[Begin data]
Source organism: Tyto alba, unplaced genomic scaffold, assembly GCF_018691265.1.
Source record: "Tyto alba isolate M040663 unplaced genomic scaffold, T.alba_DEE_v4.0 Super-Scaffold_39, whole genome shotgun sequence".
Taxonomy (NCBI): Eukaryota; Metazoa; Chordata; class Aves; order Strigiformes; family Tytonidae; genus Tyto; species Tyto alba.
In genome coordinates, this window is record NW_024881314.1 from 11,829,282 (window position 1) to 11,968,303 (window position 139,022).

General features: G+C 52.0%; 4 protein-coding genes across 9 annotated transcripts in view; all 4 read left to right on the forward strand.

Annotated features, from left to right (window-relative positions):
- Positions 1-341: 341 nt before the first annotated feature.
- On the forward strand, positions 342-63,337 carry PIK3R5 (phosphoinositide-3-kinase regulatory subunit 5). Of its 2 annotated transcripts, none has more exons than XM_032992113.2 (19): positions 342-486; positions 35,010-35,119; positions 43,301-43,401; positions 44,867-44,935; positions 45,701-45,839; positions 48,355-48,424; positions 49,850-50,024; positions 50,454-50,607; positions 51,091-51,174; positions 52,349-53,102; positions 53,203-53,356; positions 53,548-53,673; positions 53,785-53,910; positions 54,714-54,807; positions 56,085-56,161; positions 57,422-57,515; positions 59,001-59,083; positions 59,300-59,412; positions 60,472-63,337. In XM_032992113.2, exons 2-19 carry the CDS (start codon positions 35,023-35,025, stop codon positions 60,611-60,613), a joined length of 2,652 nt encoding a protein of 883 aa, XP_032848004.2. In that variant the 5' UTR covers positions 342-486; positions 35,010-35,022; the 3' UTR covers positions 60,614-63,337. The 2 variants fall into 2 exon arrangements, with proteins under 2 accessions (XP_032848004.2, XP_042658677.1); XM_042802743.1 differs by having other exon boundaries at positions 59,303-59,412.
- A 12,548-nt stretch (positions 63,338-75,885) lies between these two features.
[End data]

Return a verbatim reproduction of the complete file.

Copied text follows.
Source organism: Tyto alba, unplaced genomic scaffold, assembly GCF_018691265.1.
Source record: "Tyto alba isolate M040663 unplaced genomic scaffold, T.alba_DEE_v4.0 Super-Scaffold_39, whole genome shotgun sequence".
Taxonomy (NCBI): Eukaryota; Metazoa; Chordata; class Aves; order Strigiformes; family Tytonidae; genus Tyto; species Tyto alba.
In genome coordinates, this window is record NW_024881314.1 from 11,829,282 (window position 1) to 11,968,303 (window position 139,022).

General features: G+C 52.0%; 4 protein-coding genes across 9 annotated transcripts in view; all 4 read left to right on the forward strand.

Annotated features, from left to right (window-relative positions):
- Positions 1-341: 341 nt before the first annotated feature.
- On the forward strand, positions 342-63,337 carry PIK3R5 (phosphoinositide-3-kinase regulatory subunit 5). Of its 2 annotated transcripts, none has more exons than XM_032992113.2 (19): positions 342-486; positions 35,010-35,119; positions 43,301-43,401; positions 44,867-44,935; positions 45,701-45,839; positions 48,355-48,424; positions 49,850-50,024; positions 50,454-50,607; positions 51,091-51,174; positions 52,349-53,102; positions 53,203-53,356; positions 53,548-53,673; positions 53,785-53,910; positions 54,714-54,807; positions 56,085-56,161; positions 57,422-57,515; positions 59,001-59,083; positions 59,300-59,412; positions 60,472-63,337. In XM_032992113.2, exons 2-19 carry the CDS (start codon positions 35,023-35,025, stop codon positions 60,611-60,613), a joined length of 2,652 nt encoding a protein of 883 aa, XP_032848004.2. In that variant the 5' UTR covers positions 342-486; positions 35,010-35,022; the 3' UTR covers positions 60,614-63,337. The 2 variants fall into 2 exon arrangements, with proteins under 2 accessions (XP_032848004.2, XP_042658677.1); XM_042802743.1 differs by having other exon boundaries at positions 59,303-59,412.
- A 12,548-nt stretch (positions 63,338-75,885) lies between these two features.